Which elements of Tragedy make Shakespeare's tragedies excellent or superior? 

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When you ask about the aspects of "Tragedy" utilized by Shakespeare, it seems necessary to consult the Greek philosopher Aristotle, who originally defined the term in his treatise Poetics.  Though Aristotle was writing about the Greek tragedies (such as Oedipus Rex) of his day, we assume that Shakespeare used Aristotle's definition and the tragedies of the Ancient Greek theatre as his models for tragedies such as Hamlet, Romeo and Juliet, Macbeth, Othello, Julius Caesar, Antony and Cleopatra and King Lear.

Here is Aristotle's definition of a Tragedy, as reprinted by Enotes:

Tragedy is a representation of a serious, complete action which has magnitude, in embellished speech, . . .[represented] by people acting and not by narration; accomplishing by means of pity and terror the catharsis of such emotions.

Of these elements, many would argue that the ones that make Shakespeare's tragedies excellent or superior are his use of "embellished speech" or, in Shakespeare's case, iambic pentameter, and the "accomplish[ment] by means of pity and terror the catharsis [for the resolution] of such emotions."

Shakespeare's language, the words and phrases that he invented that we have incorporated as part of our everyday speech -- the many, many famous lines spoken by characters such as Hamlet, King Lear, Romeo, Othello, Iago, Juliet, Macbeth, and Lady Macbeth -- show that, even though Shakespeare wrote his plays over 400 years ago, their "embellished speech" is of such superiority and excellence, that some of it is common everyday parlance here in the 21st century.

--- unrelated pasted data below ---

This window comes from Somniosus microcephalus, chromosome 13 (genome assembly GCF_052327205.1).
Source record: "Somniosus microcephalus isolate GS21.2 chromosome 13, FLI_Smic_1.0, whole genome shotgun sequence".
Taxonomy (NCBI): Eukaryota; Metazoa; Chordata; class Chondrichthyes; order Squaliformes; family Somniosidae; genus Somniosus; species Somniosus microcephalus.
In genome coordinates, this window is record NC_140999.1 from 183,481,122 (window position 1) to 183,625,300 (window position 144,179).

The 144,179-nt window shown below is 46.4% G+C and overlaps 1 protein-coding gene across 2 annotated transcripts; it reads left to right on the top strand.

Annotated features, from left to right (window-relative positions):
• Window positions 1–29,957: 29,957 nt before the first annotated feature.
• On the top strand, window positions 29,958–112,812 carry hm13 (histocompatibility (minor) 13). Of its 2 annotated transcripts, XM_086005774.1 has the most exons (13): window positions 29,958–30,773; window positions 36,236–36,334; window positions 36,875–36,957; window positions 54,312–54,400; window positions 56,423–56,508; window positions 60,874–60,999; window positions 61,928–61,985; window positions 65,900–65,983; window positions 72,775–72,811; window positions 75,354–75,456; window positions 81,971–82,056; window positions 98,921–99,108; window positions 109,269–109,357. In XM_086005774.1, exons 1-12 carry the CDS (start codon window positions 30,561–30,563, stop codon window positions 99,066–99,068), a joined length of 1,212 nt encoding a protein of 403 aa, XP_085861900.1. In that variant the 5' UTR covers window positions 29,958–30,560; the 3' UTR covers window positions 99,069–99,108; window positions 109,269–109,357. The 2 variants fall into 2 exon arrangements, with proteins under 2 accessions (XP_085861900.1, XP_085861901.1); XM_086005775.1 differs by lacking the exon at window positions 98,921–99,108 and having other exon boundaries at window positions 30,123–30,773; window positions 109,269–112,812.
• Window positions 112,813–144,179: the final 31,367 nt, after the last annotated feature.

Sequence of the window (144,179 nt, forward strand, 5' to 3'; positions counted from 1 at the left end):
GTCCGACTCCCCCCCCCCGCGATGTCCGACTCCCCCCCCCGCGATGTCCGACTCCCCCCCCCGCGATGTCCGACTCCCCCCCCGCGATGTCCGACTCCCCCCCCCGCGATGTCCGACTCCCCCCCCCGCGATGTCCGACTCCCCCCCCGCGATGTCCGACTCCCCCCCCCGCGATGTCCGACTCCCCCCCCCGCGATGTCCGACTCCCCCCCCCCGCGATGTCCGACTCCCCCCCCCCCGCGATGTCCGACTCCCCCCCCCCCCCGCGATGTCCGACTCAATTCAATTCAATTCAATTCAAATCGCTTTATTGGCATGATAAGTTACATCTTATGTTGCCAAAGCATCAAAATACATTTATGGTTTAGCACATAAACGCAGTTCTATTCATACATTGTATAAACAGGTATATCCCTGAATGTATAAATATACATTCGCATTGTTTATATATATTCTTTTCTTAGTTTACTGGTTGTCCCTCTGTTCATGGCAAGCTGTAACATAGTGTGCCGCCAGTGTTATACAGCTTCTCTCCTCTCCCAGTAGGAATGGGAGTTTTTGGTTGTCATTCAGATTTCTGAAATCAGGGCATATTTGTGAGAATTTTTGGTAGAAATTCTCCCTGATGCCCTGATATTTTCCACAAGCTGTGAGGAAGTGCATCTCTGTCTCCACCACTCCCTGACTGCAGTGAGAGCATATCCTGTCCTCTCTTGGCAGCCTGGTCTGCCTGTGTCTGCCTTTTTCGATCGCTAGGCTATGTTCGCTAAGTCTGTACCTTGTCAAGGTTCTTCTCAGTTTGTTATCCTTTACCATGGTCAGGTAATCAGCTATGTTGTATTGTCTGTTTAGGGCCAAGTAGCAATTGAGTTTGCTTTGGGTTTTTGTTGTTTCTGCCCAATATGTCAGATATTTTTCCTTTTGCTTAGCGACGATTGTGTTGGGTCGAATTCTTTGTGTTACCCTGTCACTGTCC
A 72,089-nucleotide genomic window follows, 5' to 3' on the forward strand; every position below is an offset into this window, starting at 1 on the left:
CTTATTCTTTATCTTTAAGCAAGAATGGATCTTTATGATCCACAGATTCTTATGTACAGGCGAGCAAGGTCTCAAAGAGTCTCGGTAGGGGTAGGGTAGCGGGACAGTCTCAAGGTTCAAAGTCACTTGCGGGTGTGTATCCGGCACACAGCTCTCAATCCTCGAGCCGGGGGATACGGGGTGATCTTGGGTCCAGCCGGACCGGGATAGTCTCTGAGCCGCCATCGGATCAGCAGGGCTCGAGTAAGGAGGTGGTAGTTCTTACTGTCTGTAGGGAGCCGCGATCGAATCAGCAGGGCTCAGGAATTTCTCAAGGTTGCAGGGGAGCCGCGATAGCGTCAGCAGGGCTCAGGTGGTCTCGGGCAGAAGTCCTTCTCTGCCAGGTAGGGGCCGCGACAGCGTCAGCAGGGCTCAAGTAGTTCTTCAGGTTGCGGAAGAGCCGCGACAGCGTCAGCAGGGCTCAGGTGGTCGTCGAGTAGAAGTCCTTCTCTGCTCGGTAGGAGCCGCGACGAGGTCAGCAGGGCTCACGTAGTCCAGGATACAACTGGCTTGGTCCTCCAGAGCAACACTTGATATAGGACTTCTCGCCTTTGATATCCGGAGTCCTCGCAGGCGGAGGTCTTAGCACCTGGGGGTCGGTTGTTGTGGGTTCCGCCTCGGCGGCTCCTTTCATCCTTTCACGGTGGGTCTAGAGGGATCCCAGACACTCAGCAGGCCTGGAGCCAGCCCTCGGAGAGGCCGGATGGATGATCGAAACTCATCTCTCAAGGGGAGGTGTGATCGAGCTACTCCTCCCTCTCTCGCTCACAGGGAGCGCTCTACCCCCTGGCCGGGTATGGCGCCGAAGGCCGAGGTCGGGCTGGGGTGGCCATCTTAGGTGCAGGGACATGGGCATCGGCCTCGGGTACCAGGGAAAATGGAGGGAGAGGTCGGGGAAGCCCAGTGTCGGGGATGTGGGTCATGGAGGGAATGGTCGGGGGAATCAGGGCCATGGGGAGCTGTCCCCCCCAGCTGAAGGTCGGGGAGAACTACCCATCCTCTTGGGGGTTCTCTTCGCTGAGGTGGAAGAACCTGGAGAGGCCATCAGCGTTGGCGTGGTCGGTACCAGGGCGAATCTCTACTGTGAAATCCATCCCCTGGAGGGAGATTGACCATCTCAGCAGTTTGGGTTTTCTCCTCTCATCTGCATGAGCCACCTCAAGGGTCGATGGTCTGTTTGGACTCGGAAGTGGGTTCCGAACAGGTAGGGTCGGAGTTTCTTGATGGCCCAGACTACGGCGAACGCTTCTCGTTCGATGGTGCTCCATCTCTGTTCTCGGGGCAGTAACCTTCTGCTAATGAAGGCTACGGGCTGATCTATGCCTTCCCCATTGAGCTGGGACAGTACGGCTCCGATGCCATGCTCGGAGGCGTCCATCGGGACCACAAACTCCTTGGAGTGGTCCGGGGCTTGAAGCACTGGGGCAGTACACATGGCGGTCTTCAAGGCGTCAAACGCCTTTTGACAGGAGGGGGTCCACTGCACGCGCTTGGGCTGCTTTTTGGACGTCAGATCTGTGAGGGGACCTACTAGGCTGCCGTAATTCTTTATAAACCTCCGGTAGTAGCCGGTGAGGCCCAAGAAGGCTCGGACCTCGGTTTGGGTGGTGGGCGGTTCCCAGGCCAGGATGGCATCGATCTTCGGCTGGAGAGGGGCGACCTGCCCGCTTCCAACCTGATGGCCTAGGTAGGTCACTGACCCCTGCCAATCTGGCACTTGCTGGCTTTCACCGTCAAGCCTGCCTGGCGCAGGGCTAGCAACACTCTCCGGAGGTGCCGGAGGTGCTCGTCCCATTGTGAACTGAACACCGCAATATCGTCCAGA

The "pity and terror" leading to "catharsis" which is experienced as a suitable resolution by the audience viewing a tragedy by Shakespeare can be attested to today as well.  The superiority and excellence of Shakespeare's tragedies have been demonstrated in that, as Enotes says, they have:

. . .been translated into many languages and performed on amateur and professional stages throughout the world. Radio, television, and film versions of the plays in English, German, Russian, French, and Japanese have been heard and seen by millions of people. . . . Novelists and dramatists such as Charles Dickens, Bertolt Brecht, William Faulkner, and Tom Stoppard, [have been] inspired by Shakespeare’s plots, characters, and poetry. . .. A large and flourishing Shakespeare industry exists in England, America, Japan, and Germany, giving evidence of the playwright’s popularity among scholars and the general public alike.

This amazing and ongoing world-wide popularity of the works of this playwright from 16th century England, is a testament to what a superior and moving experience these plays are for audiences all the world over.  People from any culture, any background, find meaning in experiencing the journeys of characters in Shakespeare's tragedies.  Characters such as Hamlet, Macbeth and King Lear provide the audience the necessary "pity and terror" that lead to "catharis."  They have done so for over 400 years, and we can only assume that they will continue to do so into future generations.

For more on Aristotle's Poetics and his definition of Tragedy, as well as more on William Shakespeare the Dramatist and words/phrases he coined, please follow the links below.